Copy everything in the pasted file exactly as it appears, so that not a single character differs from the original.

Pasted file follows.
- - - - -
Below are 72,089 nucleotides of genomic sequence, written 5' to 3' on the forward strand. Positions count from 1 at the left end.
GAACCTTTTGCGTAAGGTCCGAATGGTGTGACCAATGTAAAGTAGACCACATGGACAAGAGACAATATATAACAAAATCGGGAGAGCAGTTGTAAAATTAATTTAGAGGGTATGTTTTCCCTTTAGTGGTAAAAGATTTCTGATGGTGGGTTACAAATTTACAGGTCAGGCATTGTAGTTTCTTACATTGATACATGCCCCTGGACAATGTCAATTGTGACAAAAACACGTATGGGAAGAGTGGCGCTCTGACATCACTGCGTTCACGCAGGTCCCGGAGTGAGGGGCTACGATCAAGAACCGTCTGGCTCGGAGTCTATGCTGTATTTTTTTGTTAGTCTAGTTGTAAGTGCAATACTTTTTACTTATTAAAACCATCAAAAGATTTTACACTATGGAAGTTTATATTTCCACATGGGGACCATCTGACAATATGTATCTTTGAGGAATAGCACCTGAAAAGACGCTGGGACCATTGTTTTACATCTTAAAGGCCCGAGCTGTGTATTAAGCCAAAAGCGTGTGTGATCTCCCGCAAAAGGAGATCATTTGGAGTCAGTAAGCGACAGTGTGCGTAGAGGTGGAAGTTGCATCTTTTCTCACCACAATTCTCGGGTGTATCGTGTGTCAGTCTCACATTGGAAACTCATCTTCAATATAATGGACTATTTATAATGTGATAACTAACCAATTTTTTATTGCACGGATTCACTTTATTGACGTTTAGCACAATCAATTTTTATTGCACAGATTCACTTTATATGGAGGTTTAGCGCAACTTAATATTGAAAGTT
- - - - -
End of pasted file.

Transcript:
Below are 72,089 nucleotides of genomic sequence, written 5' to 3' on the forward strand. Positions count from 1 at the left end.
GAACCTTTTGCGTAAGGTCCGAATGGTGTGACCAATGTAAAGTAGACCACATGGACAAGAGACAATATATAACAAAATCGGGAGAGCAGTTGTAAAATTAATTTAGAGGGTATGTTTTCCCTTTAGTGGTAAAAGATTTCTGATGGTGGGTTACAAATTTACAGGTCAGGCATTGTAGTTTCTTACATTGATACATGCCCCTGGACAATGTCAATTGTGACAAAAACACGTATGGGAAGAGTGGCGCTCTGACATCACTGCGTTCACGCAGGTCCCGGAGTGAGGGGCTACGATCAAGAACCGTCTGGCTCGGAGTCTATGCTGTATTTTTTTGTTAGTCTAGTTGTAAGTGCAATACTTTTTACTTATTAAAACCATCAAAAGATTTTACACTATGGAAGTTTATATTTCCACATGGGGACCATCTGACAATATGTATCTTTGAGGAATAGCACCTGAAAAGACGCTGGGACCATTGTTTTACATCTTAAAGGCCCGAGCTGTGTATTAAGCCAAAAGCGTGTGTGATCTCCCGCAAAAGGAGATCATTTGGAGTCAGTAAGCGACAGTGTGCGTAGAGGTGGAAGTTGCATCTTTTCTCACCACAATTCTCGGGTGTATCGTGTGTCAGTCTCACATTGGAAACTCATCTTCAATATAATGGACTATTTATAATGTGATAACTAACCAATTTTTTATTGCACGGATTCACTTTATTGACGTTTAGCACAATCAATTTTTATTGCACAGATTCACTTTATATGGAGGTTTAGCGCAACTTAATATTGAAAGTT